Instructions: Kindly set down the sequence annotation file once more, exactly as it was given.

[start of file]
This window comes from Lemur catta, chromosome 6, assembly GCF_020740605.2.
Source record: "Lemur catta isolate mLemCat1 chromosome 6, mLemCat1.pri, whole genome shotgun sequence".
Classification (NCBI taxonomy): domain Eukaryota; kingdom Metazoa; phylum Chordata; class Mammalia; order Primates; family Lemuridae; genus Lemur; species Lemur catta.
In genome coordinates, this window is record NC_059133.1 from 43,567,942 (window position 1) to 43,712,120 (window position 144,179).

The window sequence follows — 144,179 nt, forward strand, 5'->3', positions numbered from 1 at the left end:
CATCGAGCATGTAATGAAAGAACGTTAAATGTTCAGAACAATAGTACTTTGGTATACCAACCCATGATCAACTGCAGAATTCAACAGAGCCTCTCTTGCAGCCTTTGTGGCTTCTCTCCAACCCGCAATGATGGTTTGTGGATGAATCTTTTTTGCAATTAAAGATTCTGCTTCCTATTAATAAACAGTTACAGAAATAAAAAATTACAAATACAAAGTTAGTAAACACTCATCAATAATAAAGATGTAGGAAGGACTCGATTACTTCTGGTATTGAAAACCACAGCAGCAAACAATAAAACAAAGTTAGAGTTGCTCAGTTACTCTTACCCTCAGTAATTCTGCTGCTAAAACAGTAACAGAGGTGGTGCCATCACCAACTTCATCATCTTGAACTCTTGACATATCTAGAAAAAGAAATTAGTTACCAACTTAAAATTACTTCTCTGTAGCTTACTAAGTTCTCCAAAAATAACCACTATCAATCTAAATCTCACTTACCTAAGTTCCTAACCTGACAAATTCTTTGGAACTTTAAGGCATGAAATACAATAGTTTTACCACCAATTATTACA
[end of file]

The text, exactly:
This window comes from Lemur catta, chromosome 6, assembly GCF_020740605.2.
Source record: "Lemur catta isolate mLemCat1 chromosome 6, mLemCat1.pri, whole genome shotgun sequence".
Classification (NCBI taxonomy): domain Eukaryota; kingdom Metazoa; phylum Chordata; class Mammalia; order Primates; family Lemuridae; genus Lemur; species Lemur catta.
In genome coordinates, this window is record NC_059133.1 from 43,567,942 (window position 1) to 43,712,120 (window position 144,179).

The window sequence follows — 144,179 nt, forward strand, 5'->3', positions numbered from 1 at the left end:
CATCGAGCATGTAATGAAAGAACGTTAAATGTTCAGAACAATAGTACTTTGGTATACCAACCCATGATCAACTGCAGAATTCAACAGAGCCTCTCTTGCAGCCTTTGTGGCTTCTCTCCAACCCGCAATGATGGTTTGTGGATGAATCTTTTTTGCAATTAAAGATTCTGCTTCCTATTAATAAACAGTTACAGAAATAAAAAATTACAAATACAAAGTTAGTAAACACTCATCAATAATAAAGATGTAGGAAGGACTCGATTACTTCTGGTATTGAAAACCACAGCAGCAAACAATAAAACAAAGTTAGAGTTGCTCAGTTACTCTTACCCTCAGTAATTCTGCTGCTAAAACAGTAACAGAGGTGGTGCCATCACCAACTTCATCATCTTGAACTCTTGACATATCTAGAAAAAGAAATTAGTTACCAACTTAAAATTACTTCTCTGTAGCTTACTAAGTTCTCCAAAAATAACCACTATCAATCTAAATCTCACTTACCTAAGTTCCTAACCTGACAAATTCTTTGGAACTTTAAGGCATGAAATACAATAGTTTTACCACCAATTATTACA